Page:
EM: Speaking of which, congratulations on being the first to receive the Wojciech Kilar Award ( 

EG: Thank you. I’m very proud to be honored with this first Polish national prize next week. Kilar had a full, full career. Over 128 film scores, probably five symphonies, four operas. He just died recently in Poland. So to receive that award where Penderecki and Roman Polanski were on the board is a very proud thing for me. Shortly after that I have a giant concert of my four Shakespeare symphonic works, Titus Andronicus, Tempest and the Othello ballet - which is at the Metropolitan Opera this coming week - and Midsummer Night’s Dream, a movie that’s premiering June 15 and opening widely after that, which Julie Taymor directed. So it’s a really rich season for me.

 EM: You have a long-standing working relationship with Julie Taymor. Artistically speaking, what is the common ground for you? 

EG: Complexity in character. In Shakespeare no one character operates a single way. It’s all about complex reactions to other things in life. You can’t say, “He’s a bad guy, he’s a good guy, she’s the good daughter, she’s the bad daughter.” It’s very complex. Shakespeare has so many layers, a deep trough of philosophical thought. It’s not only dramatic but it has a philosophical state of mind. And it’s contemporary for all times, short of the details of history like Richard III or Henry IV. The content is absolutely contemporary, psychologically. 

EM: Contemporary and universal, and the characters are all interdependent. 

EG: That’s right. I’m also proud to share my Symphony in G# Minor, which just became available on May 12 on CD with the wonderful Pacific Symphony Orchestra and Carl St. Clair. I’m very happy about that release. They really played it beautifully. 

EM: As a violinist, I couldn’t help wondering why you chose that unusual key.

EG: I grew up in a very modest home in a lower middle class in Brooklyn. We had a ratty spinet piano. For some reason the only key that sounded good with full-bodied tone was A-flat. I used to go back and my fingers would land on A-flat because it sounded better. Through the years I remembered how comfortable I was in and around that key. It’s kind of obscure but a musician would know. You travel around the United States especially, everything is in B-flat. All the refrigerators, all the lights, all you hear is B-flat. Then when you get into the concert hall everyone starts to tune to A. It’s weird. You’re living in a B-flat world, an A world. when I start the piece in G# minor, it’s a different world, a different soundscape. Technically with the violins, I realize you don’t have many options with open tones there. The sections come together like a community, because everyone’s listening to each other in a good way, being very careful of the intonation, perhaps another level of concentration. You really do have to think about it because it’s not something that naturally comes from the open D. It’s apart from that.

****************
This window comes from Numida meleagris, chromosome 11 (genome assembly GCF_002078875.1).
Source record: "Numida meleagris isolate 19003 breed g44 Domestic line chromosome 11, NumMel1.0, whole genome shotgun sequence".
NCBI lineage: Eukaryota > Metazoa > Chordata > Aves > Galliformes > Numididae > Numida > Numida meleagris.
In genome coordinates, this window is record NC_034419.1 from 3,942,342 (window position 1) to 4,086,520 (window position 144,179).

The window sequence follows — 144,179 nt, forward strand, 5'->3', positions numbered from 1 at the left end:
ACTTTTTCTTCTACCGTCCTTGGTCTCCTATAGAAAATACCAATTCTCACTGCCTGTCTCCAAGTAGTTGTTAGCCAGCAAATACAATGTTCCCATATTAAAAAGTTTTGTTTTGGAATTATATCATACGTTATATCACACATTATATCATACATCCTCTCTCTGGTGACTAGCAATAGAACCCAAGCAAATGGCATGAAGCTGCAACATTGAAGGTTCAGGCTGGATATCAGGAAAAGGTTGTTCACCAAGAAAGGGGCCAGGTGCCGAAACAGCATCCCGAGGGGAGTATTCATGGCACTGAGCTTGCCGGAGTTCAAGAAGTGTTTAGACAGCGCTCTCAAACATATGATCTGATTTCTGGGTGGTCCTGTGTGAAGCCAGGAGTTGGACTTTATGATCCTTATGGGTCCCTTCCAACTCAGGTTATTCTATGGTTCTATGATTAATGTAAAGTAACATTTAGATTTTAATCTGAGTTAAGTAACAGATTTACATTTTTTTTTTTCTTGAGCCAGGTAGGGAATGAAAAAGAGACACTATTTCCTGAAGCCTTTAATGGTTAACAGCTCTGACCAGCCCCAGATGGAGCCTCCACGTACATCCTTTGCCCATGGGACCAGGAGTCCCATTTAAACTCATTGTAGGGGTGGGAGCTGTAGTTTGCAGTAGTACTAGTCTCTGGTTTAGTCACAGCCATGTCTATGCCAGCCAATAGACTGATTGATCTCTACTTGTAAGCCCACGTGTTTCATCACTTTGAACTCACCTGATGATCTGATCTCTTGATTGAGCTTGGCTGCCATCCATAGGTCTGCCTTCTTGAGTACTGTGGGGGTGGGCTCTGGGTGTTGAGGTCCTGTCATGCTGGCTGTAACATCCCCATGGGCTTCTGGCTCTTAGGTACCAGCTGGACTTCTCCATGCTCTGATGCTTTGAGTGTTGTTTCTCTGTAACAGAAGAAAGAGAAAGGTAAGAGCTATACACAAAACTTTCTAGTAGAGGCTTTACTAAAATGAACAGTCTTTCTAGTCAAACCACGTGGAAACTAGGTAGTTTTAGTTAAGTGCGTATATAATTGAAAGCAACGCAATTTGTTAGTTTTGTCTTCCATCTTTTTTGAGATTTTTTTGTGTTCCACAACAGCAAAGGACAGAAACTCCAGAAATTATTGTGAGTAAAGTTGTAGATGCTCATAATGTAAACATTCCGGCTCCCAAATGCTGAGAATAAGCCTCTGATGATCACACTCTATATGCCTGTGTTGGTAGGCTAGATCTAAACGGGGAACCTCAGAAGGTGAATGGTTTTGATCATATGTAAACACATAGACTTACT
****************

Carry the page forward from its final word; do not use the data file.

EM: Interesting concept. I’m picturing placing my finger on a G# on the D string. I’m really glad I asked that question. 

EG: If you listen through the whole first movement, it sort of grounds around G#, then comes to this big expansive Adagio, then lulls you back into G#. All of a sudden with absolutely purity, a tutti orchestra B minor chord finally comes in, just a single forte, not triple forte, without pushing it too much. People jump out of their seats when they hear all these open strings playing, and open tones in the woodwinds. Boom!

EM: It comes out of nowhere and has great shock value, but also a bit of a relief? 

EG: A relief, yes. To hear those overtones functioning in that way. 

EM: You’ve also written an opera, Grendel.

EG: Yes. It was performed at New York City Opera and Los Angeles Opera. Very successful run. It’s grand opera, a big piece. Children’s chorus, soloists, large 88-piece orchestra. I was lucky to have it performed and I’d be happy about that leading to another performance, sometime while I’m still alive perhaps [Laughs]. Still working on and improving it. Los Angeles has been very good to me. California in general because they co-commissioned the Othello ballet, the Symphony, and my oratorio Fire Water Paper, which Seiji Ozawa toured with the Boston Symphony Orchestra throughout the US, including Carnegie Hall. So that connection in California is very rewarding to me. 

EG: Would you be open to L.A. Opera commissioning another opera from you? 

EG: Absolutely. They were extremely supportive. I know (L.A. Opera CEO) Christopher Koelsch is trying to drum up some ideas. Placido was very strong in presenting what I wanted without meddling. 

EM: As we wrap up, is there anything you would like to add? 

EG: Last year at this time I released my first string quartet piece, The Stone Cutters. I’m very proud of the performance that’s available on CD with the Flux Quartet. It starts out very complex, gets simpler and simpler and ends on a very lyrical, simple note. Almost like a path of a person who needs to scurry around in his life very industriously, then toward the end everything gets simpler and rather beautiful. 

EM: I look forward to hearing it. Thank you so much for sharing your many accomplishments with us. 

EG: And thank you.

Photo used by permission of: Marco Guerra (Elliot Goldenthal), Joan Marcus (Grounded), Gene Schiavone (Othello)
Erica Miner can be reached at: [email protected]